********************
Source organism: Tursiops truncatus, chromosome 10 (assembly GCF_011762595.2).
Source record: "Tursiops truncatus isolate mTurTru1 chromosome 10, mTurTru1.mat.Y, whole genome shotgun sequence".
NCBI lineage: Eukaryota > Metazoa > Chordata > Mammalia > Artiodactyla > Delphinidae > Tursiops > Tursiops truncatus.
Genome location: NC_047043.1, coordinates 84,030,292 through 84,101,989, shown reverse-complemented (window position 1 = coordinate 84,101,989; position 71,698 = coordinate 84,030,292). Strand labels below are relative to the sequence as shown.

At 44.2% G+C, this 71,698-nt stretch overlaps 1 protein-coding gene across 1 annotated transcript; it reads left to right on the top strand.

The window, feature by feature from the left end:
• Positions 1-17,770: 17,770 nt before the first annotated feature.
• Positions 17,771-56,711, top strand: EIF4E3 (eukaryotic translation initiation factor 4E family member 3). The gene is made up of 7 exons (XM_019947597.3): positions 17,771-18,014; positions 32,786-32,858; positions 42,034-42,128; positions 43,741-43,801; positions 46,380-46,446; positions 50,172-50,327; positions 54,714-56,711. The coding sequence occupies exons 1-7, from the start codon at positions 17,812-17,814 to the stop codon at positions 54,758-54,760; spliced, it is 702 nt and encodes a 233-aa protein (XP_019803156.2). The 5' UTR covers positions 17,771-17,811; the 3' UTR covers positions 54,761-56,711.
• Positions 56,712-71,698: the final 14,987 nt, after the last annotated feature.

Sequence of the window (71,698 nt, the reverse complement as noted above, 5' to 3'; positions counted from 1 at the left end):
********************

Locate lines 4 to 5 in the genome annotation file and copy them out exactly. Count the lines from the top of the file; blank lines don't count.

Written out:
Genome location: NC_047043.1, coordinates 84,030,292 through 84,101,989, shown reverse-complemented (window position 1 = coordinate 84,101,989; position 71,698 = coordinate 84,030,292). Strand labels below are relative to the sequence as shown.

At 44.2% G+C, this 71,698-nt stretch overlaps 1 protein-coding gene across 1 annotated transcript; it reads left to right on the top strand.